Fire Alarm Control Panel (FACP) controls everything related to fire emergency response. It communicates with fire detection devices like smoke detectors and manually controlled systems like pulls. If any of these devices detect a fire, they alert the FACP, which triggers a response. The FACP can set off alarms, strobes, sprinklers, and it can call emergency services.


Sirens, including wall horn strobes and alarm bells, are powerful auditory warning devices designed to alert individuals in emergency situations. These devices are commonly used in fire alarm systems, industrial facilities, and public spaces where rapid and clear notification is crucial for ensuring safety.

They are also often employed in intrusion detection systems, where their piercing sounds serve as a deterrent, alerting occupants and scaring off potential intruders. Kisi’s intrusion detection can directly integrate sirens with a Kisi Controller Pro or indirectly with a third-party alarm control panel.

Watch the video below for more information on sirens, their benefits, use cases, and how to integrate them with the Kisi access control system.

Installing a siren with Kisi access control

This step-by-step guide will show you how to connect Kisi Intrusion Detection with a siren directly wired to the controller. For this installation, you will need:

  • Kisi Controller Pro with a spare relay
  • Siren
  • Contact sensors for the doors you want to monitor

Hardware: Wiring the siren to the controller

  • On the Kisi Controller Pro 2, select the fifth relay. On the Controller Pro 1, select the second relay.
  • Identify the NO (Normally Open) and COM (Common) pins on the relay.
  • Wire the NO pin of the controller to the positive red wire of the siren.
  • Wire the COM pin of the controller to the ground wire of the siren.
  • On the controller, set the jumper in the proper position. If using an external power supply, set the jumper into the dry position and wire NO to IN and COM to GND on the power supply instead.
  • Verify that all connections are secure and that there are no loose wires.

Software: Set alarm controller

  • Sign in to Kisi.
  • Open your place.
  • Navigate to ‘Hardware’ and select the ‘Controllers’ tab.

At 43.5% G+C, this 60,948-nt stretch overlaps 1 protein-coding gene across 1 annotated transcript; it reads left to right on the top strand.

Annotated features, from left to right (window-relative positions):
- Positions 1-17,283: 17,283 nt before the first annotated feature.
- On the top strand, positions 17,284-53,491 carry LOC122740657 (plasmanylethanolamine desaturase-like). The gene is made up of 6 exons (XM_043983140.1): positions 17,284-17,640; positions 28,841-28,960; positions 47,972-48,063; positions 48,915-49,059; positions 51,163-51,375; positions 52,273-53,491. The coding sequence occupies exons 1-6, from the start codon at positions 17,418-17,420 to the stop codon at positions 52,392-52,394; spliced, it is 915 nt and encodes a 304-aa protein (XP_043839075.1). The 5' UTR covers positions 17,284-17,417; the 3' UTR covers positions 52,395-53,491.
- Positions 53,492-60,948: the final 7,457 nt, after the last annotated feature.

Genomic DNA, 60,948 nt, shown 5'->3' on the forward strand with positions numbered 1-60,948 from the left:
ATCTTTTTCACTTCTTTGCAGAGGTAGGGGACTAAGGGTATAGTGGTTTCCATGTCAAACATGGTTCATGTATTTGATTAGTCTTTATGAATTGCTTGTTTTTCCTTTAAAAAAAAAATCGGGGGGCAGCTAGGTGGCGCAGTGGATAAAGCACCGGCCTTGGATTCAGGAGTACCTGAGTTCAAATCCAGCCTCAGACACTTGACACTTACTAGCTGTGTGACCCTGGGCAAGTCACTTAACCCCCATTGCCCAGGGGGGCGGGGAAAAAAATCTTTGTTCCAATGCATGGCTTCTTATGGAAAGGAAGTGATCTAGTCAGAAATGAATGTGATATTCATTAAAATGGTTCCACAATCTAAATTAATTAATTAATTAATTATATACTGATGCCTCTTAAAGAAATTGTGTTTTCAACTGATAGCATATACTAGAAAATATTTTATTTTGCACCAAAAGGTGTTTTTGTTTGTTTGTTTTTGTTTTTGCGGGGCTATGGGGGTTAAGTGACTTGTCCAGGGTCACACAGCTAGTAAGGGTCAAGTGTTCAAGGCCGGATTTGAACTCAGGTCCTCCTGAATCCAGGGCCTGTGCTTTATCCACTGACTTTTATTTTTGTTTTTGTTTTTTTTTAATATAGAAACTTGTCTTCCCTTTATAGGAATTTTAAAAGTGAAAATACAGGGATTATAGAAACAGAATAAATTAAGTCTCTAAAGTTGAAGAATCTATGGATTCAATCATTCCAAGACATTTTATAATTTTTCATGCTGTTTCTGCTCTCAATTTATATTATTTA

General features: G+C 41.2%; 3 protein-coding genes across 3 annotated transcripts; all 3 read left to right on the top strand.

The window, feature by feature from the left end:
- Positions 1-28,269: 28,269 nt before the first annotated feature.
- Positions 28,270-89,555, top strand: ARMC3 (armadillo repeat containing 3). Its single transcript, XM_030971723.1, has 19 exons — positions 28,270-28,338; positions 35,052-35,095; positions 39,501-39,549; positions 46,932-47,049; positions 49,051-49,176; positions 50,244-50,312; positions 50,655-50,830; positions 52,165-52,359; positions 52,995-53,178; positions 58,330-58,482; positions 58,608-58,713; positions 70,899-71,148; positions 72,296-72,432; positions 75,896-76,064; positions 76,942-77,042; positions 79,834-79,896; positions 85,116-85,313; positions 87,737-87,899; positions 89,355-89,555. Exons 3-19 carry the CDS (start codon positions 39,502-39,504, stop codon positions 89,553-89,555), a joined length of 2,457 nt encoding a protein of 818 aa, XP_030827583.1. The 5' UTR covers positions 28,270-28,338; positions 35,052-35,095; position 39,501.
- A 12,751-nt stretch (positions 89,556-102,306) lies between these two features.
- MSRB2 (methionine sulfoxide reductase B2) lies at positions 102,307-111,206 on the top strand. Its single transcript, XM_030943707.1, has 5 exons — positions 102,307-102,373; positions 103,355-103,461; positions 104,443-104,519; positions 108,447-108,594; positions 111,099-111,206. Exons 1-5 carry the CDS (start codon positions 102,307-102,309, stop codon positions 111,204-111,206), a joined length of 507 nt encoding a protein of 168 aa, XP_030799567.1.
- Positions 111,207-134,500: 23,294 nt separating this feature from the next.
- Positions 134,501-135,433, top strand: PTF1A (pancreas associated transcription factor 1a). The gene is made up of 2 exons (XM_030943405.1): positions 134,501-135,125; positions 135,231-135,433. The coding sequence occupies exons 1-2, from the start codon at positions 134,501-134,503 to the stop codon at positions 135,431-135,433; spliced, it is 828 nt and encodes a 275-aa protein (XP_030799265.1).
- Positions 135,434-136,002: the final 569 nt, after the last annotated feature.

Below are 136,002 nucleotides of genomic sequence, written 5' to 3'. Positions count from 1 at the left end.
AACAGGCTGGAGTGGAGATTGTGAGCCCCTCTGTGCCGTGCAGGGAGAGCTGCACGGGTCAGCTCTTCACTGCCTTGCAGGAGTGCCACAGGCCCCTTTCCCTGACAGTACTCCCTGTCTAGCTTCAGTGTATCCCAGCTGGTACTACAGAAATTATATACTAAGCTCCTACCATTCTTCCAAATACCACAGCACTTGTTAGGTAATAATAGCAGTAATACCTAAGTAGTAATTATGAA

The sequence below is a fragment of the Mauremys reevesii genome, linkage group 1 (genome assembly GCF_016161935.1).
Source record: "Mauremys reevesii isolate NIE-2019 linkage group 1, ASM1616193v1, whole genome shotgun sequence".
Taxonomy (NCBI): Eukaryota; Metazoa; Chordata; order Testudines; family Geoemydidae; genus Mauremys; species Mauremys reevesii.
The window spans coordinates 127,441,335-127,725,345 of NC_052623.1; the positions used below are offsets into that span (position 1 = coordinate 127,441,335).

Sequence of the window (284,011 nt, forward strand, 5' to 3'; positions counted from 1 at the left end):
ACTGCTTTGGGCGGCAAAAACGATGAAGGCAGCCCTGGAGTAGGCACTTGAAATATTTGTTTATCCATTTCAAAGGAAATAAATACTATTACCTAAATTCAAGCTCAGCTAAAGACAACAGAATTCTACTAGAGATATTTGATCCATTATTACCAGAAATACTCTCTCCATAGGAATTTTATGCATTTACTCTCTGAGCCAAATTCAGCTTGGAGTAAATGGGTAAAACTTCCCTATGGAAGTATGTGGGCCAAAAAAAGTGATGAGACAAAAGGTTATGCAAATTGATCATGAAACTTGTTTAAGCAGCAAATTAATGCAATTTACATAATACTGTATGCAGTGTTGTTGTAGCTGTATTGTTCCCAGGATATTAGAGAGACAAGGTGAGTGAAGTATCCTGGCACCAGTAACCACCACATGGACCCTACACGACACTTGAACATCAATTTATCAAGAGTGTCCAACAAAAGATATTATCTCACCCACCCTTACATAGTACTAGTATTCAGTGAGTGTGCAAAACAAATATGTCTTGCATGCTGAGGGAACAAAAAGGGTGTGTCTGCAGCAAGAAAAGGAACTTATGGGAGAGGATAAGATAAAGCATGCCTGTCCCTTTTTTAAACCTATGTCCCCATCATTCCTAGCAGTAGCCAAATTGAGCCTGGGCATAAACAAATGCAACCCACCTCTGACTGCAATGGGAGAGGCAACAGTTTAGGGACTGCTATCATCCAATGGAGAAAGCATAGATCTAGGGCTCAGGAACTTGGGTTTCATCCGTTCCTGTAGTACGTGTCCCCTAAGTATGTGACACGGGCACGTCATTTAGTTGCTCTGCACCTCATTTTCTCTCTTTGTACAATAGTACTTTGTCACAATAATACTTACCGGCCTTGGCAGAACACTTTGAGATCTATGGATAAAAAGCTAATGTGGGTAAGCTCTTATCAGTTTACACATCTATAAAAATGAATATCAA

• Click on the desired controller.
  • Toggle on the ‘Alarm Controller’ option.
  • Click ‘Save’.

How a fire alarm system works

Contemporary fire alarm systems use automatic functions to detect the occurrence of an event that may result in a fire. They receive a signal from a fire sensor (smoke, heat, or carbon monoxide detector) and automatically transmit it to the fire alarm panel.

In wireless systems, the signal from the detectors to the control panel is transmitted with radio frequency. Heat detectors usually have built-in thermistors to sense the heat. Carbon monoxide detectors use integrated chemical, electrochemical, opto-chemical, or biomimetic cells to trace the gas. Smoke detectors use photoelectricity or ionization to detect smoke or combustion particles. Combined detectors use a number of detection mechanisms.

The fire alarm panel activates the flashers or the sounders, turns on sprinklers (or they can be activated along with the detector), or makes a call to the authorities or the occupants. If the fire alarm system is addressable, the source of the occurrence will be pointed out on the control panel. Users on separate floors or connected buildings can be notified in several ways, like horns, gongs, and loudspeaker messages advising appropriate action for each department.

Fire alarm system features

Most advanced fire alarm systems use wireless technology and smart devices to protect and manage automated buildings from a remote control panel, typically a mobile app that can be downloaded, installed, and managed from a smartphone.

The computerized logic of the control panel analyzes multiple detectors at the same time to decide on the most appropriate course of action. These modern, smart fire alarm systems are more sensitive than classic models and are better at avoiding false alarms.

With improved design and stronger resistance, they can be placed in areas difficult to reach and give instructions about the best escape route to people in the building. Smart fire alarm systems can perform integrated automatic actions, like discharging fire-suppression systems in closed designated areas, and they can vary the notifications to support people on their way out, while protecting expensive electronic equipment inside.

Smart wireless detectors use long-life batteries that can last up to 7 years. This is also the shelf life of the smart unit itself. Users can activate, deactivate and assign fire alarm functions to each sensor from anywhere. Two extra benefits of most advanced fire alarm systems are the sleek design and the more pleasant audio warnings that don’t enhance the panic already there.

Connecting fire alarm systems with access control

Fire alarms are necessary, and installing an access control system that doesn’t meet all fire safety measures would be negligent to the safety needs of your facility. Implementing an access control system that fully integrates with fire alarms and any other safety sensors on the property enhances your security and protects public safety.

Schedule a demo to see how Kisi access control can integrate with your systems to increase your security, help you streamline operations, and give you peace of mind.

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Check out our Academy for lessons on access control.